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Italy’s Bad Romance: How Berlusconi Went Gaga for Gaddafi

5 minute read
Stephan Faris / Rome

The longest underwater pipeline in the Mediterranean runs from the coast of Libya to the Italian island of Sicily. Inaugurated in 2004 by Libyan dictator Muammar Gaddafi and Italian Prime Minister Silvio Berlusconi, the 323 miles (520 km) pipeline and its northward flow of gas might as well be a symbol of the relationship between the two countries.

Of all the mutual back-scratching among Europe’s rich democracies and North Africa’s strongmen, Italy’s dependency on Gaddafi stands apart. Libya is Italy’s largest supplier of oil, providing for roughly a third of the country’s energy consumption. The dictator’s government owns a substantial share of the Milan stock market, including 7.5% of Unicredit, Italy’s largest bank; 2% of the Italian oil company ENI; 2% of the country’s second largest industrial group, Finmeccanica; and 7% of the Turin-based Juventus soccer club. Libya also provides a critical market for its northern neighbor’s struggling construction firms. And, since 2008, when Italy agreed to invest $5 billion in Libya, Gaddafi has kept a tight grip on the attempts by his citizens and other African migrants to take ships northward on the Mediterranean.

So on Tuesday, when the Italian oil company ENI announced that it was shutting the pipeline down, many saw the move as the potential start of a great unraveling. “It’s definitely a disaster for Italy,” says Arturo Varvelli, a Middle East expert at Milan’s Institute for the Study of International Politics and the author of Italy and the Rise of Gaddafi. Unlike, say, Egypt and Tunisia, Libya doesn’t have a developed middle class that could conceivably take the reins of power. Nor does it have a robustly independent military that could oversee a transition. The desert country’s citizens are generally poor, with strong clan ties and with little exposure to the outside world. “We have no idea what could come out of this crisis,” says Varvelli.

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The two countries — which are geographically close and connected by a history of colonialism, with complementary economies — have long had tight ties. But under Berlusconi, the relationship reached new levels of chumminess. Whenever Gaddafi visited Italy, he was paraded as a guest of honor. In 2009 he was given a seat at the table during the G-8 summit in Italy. At one point, Berlusconi was even filmed kissing the dictator’s hand.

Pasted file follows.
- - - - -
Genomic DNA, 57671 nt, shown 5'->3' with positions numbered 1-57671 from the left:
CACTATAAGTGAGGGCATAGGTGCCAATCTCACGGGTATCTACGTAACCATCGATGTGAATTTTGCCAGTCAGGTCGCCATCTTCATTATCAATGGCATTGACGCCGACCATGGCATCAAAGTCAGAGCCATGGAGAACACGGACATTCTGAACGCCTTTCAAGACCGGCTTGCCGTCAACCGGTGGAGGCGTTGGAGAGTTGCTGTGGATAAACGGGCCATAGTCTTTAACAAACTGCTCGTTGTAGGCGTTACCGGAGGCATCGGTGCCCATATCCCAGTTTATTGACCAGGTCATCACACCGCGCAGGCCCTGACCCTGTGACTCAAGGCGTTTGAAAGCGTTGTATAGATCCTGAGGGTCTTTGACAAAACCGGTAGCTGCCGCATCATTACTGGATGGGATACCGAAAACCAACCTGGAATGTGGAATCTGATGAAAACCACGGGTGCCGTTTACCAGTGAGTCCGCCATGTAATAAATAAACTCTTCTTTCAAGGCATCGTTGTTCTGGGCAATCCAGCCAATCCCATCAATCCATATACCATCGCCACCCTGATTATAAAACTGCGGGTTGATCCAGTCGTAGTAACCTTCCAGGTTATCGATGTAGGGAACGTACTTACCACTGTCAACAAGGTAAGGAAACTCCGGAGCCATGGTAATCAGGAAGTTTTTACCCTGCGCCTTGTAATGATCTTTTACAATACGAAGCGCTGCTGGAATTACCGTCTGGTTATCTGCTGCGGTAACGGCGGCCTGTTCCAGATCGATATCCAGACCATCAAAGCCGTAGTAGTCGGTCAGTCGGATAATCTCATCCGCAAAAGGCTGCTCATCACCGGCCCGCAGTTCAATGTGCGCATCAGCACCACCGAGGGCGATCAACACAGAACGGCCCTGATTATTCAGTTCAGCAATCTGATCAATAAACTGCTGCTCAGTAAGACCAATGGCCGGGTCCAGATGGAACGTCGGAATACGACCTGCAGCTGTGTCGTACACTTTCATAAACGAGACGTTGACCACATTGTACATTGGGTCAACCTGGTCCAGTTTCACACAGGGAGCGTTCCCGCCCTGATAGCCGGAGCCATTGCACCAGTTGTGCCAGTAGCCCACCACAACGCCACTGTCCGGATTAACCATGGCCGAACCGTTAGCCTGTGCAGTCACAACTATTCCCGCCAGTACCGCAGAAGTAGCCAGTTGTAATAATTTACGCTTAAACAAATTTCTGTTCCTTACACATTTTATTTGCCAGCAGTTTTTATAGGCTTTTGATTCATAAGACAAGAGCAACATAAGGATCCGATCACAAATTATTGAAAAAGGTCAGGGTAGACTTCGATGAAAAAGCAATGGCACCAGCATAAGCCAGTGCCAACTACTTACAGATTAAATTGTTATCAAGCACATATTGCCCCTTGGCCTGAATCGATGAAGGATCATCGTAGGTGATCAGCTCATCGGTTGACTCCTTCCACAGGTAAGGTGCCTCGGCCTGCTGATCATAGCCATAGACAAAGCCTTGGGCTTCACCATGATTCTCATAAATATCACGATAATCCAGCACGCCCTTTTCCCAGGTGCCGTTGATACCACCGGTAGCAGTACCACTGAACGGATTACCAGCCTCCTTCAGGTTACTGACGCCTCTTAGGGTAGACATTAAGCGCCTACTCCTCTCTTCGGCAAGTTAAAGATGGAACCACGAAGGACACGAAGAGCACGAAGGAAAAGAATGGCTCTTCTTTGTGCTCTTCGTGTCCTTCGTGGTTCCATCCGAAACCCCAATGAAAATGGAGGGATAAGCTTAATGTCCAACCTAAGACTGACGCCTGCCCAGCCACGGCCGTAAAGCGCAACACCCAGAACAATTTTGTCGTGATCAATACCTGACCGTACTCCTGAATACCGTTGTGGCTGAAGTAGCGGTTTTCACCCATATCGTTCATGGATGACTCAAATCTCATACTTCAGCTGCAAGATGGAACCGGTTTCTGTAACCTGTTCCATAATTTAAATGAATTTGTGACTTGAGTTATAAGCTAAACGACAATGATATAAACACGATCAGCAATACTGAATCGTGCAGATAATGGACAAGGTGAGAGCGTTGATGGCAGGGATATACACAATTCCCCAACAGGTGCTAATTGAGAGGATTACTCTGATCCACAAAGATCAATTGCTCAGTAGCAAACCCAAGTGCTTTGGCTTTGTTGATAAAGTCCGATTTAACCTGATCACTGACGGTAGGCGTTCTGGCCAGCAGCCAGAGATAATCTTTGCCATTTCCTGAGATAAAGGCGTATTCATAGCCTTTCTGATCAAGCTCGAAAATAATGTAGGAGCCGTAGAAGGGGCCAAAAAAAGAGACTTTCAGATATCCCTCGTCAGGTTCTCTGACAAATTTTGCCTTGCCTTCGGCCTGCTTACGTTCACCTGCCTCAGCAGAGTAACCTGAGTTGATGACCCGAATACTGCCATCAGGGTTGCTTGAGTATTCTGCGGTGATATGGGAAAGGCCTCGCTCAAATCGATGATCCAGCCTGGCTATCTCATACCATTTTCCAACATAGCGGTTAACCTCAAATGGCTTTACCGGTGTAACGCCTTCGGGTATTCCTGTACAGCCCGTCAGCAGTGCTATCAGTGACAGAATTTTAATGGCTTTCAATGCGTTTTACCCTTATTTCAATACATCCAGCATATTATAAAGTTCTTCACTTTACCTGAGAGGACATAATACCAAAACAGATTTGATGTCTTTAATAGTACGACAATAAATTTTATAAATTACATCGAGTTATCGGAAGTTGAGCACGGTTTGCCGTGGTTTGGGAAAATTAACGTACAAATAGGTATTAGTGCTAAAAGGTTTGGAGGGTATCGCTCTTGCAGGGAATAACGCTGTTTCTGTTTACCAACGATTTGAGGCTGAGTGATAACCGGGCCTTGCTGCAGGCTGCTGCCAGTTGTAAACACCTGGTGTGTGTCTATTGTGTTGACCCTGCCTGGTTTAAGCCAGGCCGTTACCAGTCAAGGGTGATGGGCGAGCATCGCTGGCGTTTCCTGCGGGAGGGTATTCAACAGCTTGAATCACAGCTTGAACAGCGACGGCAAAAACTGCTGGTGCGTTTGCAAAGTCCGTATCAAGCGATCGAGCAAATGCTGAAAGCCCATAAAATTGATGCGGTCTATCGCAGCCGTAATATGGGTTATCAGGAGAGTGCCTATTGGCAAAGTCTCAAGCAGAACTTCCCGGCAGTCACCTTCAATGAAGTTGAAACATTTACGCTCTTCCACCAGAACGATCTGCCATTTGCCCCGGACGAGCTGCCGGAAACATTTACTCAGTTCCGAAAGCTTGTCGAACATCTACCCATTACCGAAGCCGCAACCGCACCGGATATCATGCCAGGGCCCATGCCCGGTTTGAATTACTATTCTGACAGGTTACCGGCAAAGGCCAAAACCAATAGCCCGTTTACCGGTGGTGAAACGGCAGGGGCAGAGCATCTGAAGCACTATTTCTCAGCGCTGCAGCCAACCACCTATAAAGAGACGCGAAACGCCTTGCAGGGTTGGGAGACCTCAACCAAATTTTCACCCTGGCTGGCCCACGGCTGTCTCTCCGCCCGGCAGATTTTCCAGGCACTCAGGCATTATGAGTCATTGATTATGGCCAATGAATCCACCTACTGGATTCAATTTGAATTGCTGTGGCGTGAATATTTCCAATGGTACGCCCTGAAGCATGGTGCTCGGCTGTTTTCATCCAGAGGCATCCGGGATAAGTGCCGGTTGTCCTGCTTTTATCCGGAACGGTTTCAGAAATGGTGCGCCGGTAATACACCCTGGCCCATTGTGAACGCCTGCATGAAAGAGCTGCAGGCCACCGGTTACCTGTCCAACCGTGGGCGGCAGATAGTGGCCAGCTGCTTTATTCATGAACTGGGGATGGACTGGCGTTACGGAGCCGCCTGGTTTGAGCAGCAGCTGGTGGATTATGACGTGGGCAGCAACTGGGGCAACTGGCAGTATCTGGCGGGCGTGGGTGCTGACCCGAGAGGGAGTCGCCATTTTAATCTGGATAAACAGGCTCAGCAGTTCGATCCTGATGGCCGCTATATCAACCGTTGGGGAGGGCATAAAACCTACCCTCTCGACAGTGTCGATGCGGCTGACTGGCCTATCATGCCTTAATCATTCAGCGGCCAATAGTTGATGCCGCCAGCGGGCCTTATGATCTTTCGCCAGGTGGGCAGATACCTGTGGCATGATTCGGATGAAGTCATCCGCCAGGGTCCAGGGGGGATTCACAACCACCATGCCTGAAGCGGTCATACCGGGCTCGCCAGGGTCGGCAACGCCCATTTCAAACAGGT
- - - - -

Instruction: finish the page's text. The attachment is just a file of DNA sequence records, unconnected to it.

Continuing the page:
If the gesture seemed unduly subservient, it wasn’t altogether unrepresentative of the relations the two countries had forged. One nation may have been a founder of modern Europe and the other a lightly populated country bordering the Sahara, but somehow Libya seemed to be holding all the cards. “Libya’s being a police state has definitely given it an extra source of power,” says Emanuela Paoletti, a researcher at the International Migration Institute at Oxford. “Unlike a liberal democracy, it doesn’t have to cater to public opinion.” Italian fears of immigration, Libya’s deep and pure petroleum reserves, and Gaddafi’s ability to fling money around all meant that Rome was often the one that found itself on its knees. “The standard view of developing countries being weak and passive and the developed countries as the ones setting the rules of the game can be quite misleading,” says Paoletti.

Today the Italian approach seems to have backfired. Libya risks sliding into civil war and anarchy. Hundreds of Libyans have lost their lives. Italian citizens are being evacuated. Europe is bracing itself for a new round of immigration. And investors have been racing to sell off shares of companies like ENI, which are strongly invested in Gaddafi’s Libya.

Democratic states might sometimes be messier to deal with than dictatorships. But as the events are showing, strongman regimes — while stable in the short term — can be subject to dramatic collapse. “If Gaddafi’s regime topples, if we are going to see a new face in Libya, then all of Berlusconi’s efforts will go down the drain,” says Claudia Gazzini, a fellow at the European University Institute in Florence. And a Gaddafi replacement would be unlikely to appreciate Berlusconi’s lavish attentions to his predecessor. “One thing is: ‘I may not like Gaddafi, but I have to deal with him,’ ” says Karim Mezran, an expert on North Africa and the Middle East at Rome’s Center for American Studies. “Another is: ‘Gaddafi is my best friend.’ The risk is that somebody comes to power and says, ‘When we were oppressed, you were kissing his hand. Now screw you.’ ”

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The biggest tragedy of the situation in Libya may be that Italy had an opportunity to push for democratic reforms and improvements in human rights, even as it was exploring commercial relations with the country. That, says Natalino Ronzitti, a professor of international law at Rome’s LUISS University, might have smoothed the inevitable transition when the dictator’s rule, which has lasted 41 years, came to an end. Instead, Italy chose to do nothing. “That was a mistake,” says Ronzitti. “It was a mistake that wasn’t made just by Italy but by all the Western countries that found it convenient to deal with regimes like this one.”

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